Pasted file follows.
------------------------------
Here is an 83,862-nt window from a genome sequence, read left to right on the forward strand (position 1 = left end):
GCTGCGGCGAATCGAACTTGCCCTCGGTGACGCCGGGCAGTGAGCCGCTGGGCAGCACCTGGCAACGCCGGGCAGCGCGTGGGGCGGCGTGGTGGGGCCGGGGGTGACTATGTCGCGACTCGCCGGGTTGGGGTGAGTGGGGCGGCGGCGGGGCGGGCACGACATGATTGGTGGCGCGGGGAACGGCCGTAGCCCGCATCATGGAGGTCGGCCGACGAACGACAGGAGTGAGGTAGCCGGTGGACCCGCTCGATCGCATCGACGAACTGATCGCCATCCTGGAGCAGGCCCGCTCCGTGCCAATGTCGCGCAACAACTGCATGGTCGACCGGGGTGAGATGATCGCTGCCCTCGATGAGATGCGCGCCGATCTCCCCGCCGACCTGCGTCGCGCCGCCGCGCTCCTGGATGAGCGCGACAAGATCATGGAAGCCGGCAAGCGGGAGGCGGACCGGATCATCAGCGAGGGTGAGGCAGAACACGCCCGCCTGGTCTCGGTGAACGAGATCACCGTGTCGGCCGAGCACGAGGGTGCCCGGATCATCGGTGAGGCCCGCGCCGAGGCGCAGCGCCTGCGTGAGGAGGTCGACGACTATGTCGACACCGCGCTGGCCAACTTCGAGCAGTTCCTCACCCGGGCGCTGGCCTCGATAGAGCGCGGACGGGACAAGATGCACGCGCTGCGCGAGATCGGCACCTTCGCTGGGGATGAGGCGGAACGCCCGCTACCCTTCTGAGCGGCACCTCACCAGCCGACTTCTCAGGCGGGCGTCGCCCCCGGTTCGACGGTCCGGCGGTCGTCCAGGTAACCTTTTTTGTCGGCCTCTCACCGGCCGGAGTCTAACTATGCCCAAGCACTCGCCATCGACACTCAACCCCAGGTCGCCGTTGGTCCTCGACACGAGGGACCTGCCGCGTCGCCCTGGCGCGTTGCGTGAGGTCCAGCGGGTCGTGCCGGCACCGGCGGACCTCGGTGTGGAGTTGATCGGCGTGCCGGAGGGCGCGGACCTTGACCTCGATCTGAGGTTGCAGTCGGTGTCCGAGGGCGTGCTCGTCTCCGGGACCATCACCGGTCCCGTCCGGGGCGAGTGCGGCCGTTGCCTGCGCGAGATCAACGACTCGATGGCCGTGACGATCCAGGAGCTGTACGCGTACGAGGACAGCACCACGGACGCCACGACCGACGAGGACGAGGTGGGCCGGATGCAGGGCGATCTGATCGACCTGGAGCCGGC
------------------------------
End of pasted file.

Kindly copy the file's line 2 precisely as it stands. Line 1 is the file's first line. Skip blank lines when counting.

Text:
GCTGCGGCGAATCGAACTTGCCCTCGGTGACGCCGGGCAGTGAGCCGCTGGGCAGCACCTGGCAACGCCGGGCAGCGCGTGGGGCGGCGTGGTGGGGCCGGGGGTGACTATGTCGCGACTCGCCGGGTTGGGGTGAGTGGGGCGGCGGCGGGGCGGGCACGACATGATTGGTGGCGCGGGGAACGGCCGTAGCCCGCATCATGGAGGTCGGCCGACGAACGACAGGAGTGAGGTAGCCGGTGGACCCGCTCGATCGCATCGACGAACTGATCGCCATCCTGGAGCAGGCCCGCTCCGTGCCAATGTCGCGCAACAACTGCATGGTCGACCGGGGTGAGATGATCGCTGCCCTCGATGAGATGCGCGCCGATCTCCCCGCCGACCTGCGTCGCGCCGCCGCGCTCCTGGATGAGCGCGACAAGATCATGGAAGCCGGCAAGCGGGAGGCGGACCGGATCATCAGCGAGGGTGAGGCAGAACACGCCCGCCTGGTCTCGGTGAACGAGATCACCGTGTCGGCCGAGCACGAGGGTGCCCGGATCATCGGTGAGGCCCGCGCCGAGGCGCAGCGCCTGCGTGAGGAGGTCGACGACTATGTCGACACCGCGCTGGCCAACTTCGAGCAGTTCCTCACCCGGGCGCTGGCCTCGATAGAGCGCGGACGGGACAAGATGCACGCGCTGCGCGAGATCGGCACCTTCGCTGGGGATGAGGCGGAACGCCCGCTACCCTTCTGAGCGGCACCTCACCAGCCGACTTCTCAGGCGGGCGTCGCCCCCGGTTCGACGGTCCGGCGGTCGTCCAGGTAACCTTTTTTGTCGGCCTCTCACCGGCCGGAGTCTAACTATGCCCAAGCACTCGCCATCGACACTCAACCCCAGGTCGCCGTTGGTCCTCGACACGAGGGACCTGCCGCGTCGCCCTGGCGCGTTGCGTGAGGTCCAGCGGGTCGTGCCGGCACCGGCGGACCTCGGTGTGGAGTTGATCGGCGTGCCGGAGGGCGCGGACCTTGACCTCGATCTGAGGTTGCAGTCGGTGTCCGAGGGCGTGCTCGTCTCCGGGACCATCACCGGTCCCGTCCGGGGCGAGTGCGGCCGTTGCCTGCGCGAGATCAACGACTCGATGGCCGTGACGATCCAGGAGCTGTACGCGTACGAGGACAGCACCACGGACGCCACGACCGACGAGGACGAGGTGGGCCGGATGCAGGGCGATCTGATCGACCTGGAGCCGGC